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COMPARATIVE STUDY
JOURNAL ARTICLE
MULTICENTER STUDY

Early Lessons From a Worldwide, Multicenter, Followup Study of the Recalled Articular Surface Replacement Hip System

Rami Madanat, Daniel K Hussey, Gabrielle S Donahue, Hollis G Potter, Robert Wallace, Charles Bragdon, Orhun Muratoglu, Henrik Malchau
Clinical Orthopaedics and related Research 2016, 474 (1): 166-74
26310677

BACKGROUND: Adverse local tissue reactions (ALTRs) around hip arthroplasties are an important reason for failure of metal-on-metal (MoM) hip implants. Little is known about capsular dehiscence patterns as ALTRs decompress from the hip into the surrounding tissue planes; these patterns may also influence the onset and severity of patient symptoms.

QUESTIONS/PURPOSES: Through a multicenter study approach, we asked: (1) Is ALTR location related to the surgical approach used for arthroplasty in patients who underwent hip arthroplasty (resurfacing or THA) with a single, recalled hip arthroplasty system? (2) Do ALTR severity and location affect patient-reported outcomes in these patients? (3) Is ALTR severity different between patients who received the resurfacing version of this component (Articular Surface Replacement [ASR]) and those who received the THA implant in this system (ASR XL)?

METHODS: In a multicenter prospective study of patients who had undergone surgery with use of the ASR and ASR XL hip system (DePuy Orthopaedics, Warsaw, IN, USA), 288 patients (333 hips) from two centers had a metal artifact reduction sequence MRI of the hip performed at a mean time of 6 years postsurgery. Procedures included 166 hips (50%) with ASR resurfacing and 167 hips (50%) with ASR XL THA performed between 2004 and 2010. One hundred twenty-nine hips (39%) had been operated on using a direct lateral approach and 204 using a posterior approach (61%). The EQ-5D, Harris hip score, UCLA activity score, and visual analog scale pain score were obtained for each patient. ALTRs were classified using the Anderson ALTR grading system, and the location, synovial thickness, and diameter of the ATLRs were assessed. The relationship between ALTR location and surgical approach as well as for ALTR severity and patient-reported outcomes were evaluated, and logistic regression was used to identify predictors for moderate-to-severe ALTRs.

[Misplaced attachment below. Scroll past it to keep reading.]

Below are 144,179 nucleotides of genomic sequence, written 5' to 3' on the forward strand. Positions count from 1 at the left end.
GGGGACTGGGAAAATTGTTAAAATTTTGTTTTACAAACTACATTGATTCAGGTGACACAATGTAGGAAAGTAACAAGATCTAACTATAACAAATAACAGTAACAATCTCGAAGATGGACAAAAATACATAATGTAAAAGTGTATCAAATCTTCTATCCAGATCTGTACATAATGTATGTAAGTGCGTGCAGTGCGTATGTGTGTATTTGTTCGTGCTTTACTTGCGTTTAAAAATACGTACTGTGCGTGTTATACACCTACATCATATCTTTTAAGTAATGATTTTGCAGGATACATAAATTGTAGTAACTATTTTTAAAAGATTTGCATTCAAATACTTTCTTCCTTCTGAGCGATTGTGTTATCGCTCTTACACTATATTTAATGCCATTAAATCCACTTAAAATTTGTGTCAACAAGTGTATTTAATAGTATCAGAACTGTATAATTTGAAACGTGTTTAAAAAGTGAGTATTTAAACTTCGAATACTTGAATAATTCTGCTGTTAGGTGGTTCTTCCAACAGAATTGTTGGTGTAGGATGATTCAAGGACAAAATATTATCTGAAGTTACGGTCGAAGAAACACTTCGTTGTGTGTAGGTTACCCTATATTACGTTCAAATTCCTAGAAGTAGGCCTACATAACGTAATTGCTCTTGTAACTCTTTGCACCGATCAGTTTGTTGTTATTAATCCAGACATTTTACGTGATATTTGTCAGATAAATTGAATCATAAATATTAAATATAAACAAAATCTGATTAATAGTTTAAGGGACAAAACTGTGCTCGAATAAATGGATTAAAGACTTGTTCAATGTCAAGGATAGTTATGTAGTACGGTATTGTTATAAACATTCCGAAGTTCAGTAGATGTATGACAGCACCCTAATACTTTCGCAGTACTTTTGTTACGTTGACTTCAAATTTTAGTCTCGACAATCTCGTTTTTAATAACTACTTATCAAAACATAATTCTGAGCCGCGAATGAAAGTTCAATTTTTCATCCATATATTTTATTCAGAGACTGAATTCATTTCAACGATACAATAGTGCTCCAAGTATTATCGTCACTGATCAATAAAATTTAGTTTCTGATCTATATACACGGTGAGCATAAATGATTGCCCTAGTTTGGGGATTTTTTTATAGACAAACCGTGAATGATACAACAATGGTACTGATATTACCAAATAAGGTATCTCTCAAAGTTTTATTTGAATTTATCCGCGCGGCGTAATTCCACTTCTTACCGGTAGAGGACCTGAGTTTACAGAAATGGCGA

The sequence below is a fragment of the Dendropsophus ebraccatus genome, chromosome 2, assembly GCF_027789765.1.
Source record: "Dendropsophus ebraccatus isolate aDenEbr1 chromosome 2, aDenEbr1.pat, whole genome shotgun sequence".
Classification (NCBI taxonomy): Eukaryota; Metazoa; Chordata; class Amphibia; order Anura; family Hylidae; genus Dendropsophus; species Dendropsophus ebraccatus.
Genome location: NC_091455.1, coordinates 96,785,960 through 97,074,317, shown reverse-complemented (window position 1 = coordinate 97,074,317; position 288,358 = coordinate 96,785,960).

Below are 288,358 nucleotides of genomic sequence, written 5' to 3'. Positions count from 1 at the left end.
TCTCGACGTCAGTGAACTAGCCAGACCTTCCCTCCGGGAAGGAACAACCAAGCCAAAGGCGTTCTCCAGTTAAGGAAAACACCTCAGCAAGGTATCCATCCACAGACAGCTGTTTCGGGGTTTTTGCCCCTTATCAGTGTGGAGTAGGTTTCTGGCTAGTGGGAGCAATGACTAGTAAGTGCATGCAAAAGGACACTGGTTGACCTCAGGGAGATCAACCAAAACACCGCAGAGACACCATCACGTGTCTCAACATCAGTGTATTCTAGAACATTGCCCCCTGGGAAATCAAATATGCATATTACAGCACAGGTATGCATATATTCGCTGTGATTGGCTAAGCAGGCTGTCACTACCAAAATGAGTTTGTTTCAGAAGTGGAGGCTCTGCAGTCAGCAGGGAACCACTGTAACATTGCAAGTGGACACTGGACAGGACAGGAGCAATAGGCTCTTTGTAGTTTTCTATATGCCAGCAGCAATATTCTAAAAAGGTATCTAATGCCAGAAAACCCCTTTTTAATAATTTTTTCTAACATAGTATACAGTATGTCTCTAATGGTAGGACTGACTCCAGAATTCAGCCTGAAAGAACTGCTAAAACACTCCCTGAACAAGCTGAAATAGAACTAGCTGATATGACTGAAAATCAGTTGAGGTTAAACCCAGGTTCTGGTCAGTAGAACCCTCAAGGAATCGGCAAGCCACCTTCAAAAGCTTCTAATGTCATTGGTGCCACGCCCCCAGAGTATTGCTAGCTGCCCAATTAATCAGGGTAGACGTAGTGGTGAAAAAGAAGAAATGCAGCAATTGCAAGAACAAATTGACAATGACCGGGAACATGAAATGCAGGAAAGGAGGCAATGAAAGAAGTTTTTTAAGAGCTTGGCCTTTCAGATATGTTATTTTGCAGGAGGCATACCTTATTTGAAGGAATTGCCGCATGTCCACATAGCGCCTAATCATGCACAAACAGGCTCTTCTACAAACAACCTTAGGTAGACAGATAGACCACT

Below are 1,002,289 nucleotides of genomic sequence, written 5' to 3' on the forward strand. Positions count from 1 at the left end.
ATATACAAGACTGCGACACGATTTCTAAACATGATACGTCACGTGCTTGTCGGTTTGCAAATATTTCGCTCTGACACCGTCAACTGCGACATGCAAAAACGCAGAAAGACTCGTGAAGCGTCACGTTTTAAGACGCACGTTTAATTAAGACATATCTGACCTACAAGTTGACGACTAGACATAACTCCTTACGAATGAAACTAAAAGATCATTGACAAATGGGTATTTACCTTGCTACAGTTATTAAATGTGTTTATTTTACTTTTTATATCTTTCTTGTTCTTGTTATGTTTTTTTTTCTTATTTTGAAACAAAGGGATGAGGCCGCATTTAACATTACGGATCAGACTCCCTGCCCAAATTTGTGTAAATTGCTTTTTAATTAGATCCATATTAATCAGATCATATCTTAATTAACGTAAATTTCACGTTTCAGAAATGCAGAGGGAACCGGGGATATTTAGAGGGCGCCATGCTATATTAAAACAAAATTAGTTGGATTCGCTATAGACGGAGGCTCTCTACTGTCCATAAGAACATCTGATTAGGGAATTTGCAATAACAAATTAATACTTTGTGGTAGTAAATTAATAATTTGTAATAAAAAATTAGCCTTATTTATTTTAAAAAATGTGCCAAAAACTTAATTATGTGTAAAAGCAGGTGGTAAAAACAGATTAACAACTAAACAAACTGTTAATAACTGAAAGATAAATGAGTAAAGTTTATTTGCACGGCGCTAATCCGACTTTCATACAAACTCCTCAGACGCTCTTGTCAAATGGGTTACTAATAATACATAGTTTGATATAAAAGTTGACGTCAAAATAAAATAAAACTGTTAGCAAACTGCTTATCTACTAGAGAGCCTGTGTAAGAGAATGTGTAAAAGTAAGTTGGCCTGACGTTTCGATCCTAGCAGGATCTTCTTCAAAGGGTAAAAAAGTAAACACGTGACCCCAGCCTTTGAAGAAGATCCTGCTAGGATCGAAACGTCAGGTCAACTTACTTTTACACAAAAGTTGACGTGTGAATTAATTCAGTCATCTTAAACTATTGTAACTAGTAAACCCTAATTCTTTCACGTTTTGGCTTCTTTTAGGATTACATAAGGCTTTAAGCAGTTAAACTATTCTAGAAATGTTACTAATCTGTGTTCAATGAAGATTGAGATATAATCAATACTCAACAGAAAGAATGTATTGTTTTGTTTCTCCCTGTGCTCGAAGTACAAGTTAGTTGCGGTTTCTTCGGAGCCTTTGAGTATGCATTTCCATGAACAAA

RESULTS: Moderate or severe ALTRs were identified in 79 hips (24%); 41 of these hips had been operated on using the direct lateral approach and 38 using the posterior approach. In patients in whom the lateral approach was used, 83% had an anterior ALTR. Similarly, 71% of patients in the posterior approach group had posterior ALTRs. There were no differences in patient-reported outcome measures between patients with moderate-to-severe ALTRs and those with no ALTR findings on MRI (p > 0.09). Use of ASR XL was an independent risk factor for moderate-to-severe ALTRs (odds ratio, 2.8; 95% confidence interval, 1.4-5.5 p = 0.004) and patients with ASR XL also had a thicker synovium (median ASR XL = 3.6 mm [1.2-10.6 mm], median ASR = 2.6 mm [1.2-10.7 mm], p < 0.001) and larger maximal ALTR diameter (median ASR XL = 47.6 mm [14-109.70 mm], median ASR = 38.4 [17.2-118.0 mm], p = 0.02) than patients treated with ASR.

CONCLUSIONS: The location of ALTRs can be predicted based on the previous surgical approach to the hip. Patients with ASR XL are more likely to develop moderate-to-severe ALTRs compared with ASR patients. An extensive range of patient-reported outcome measures may not identify all patients with ALTRs further supporting the use of MRI as a screening measure for ALTRs.

LEVEL OF EVIDENCE: Level II, therapeutic study.

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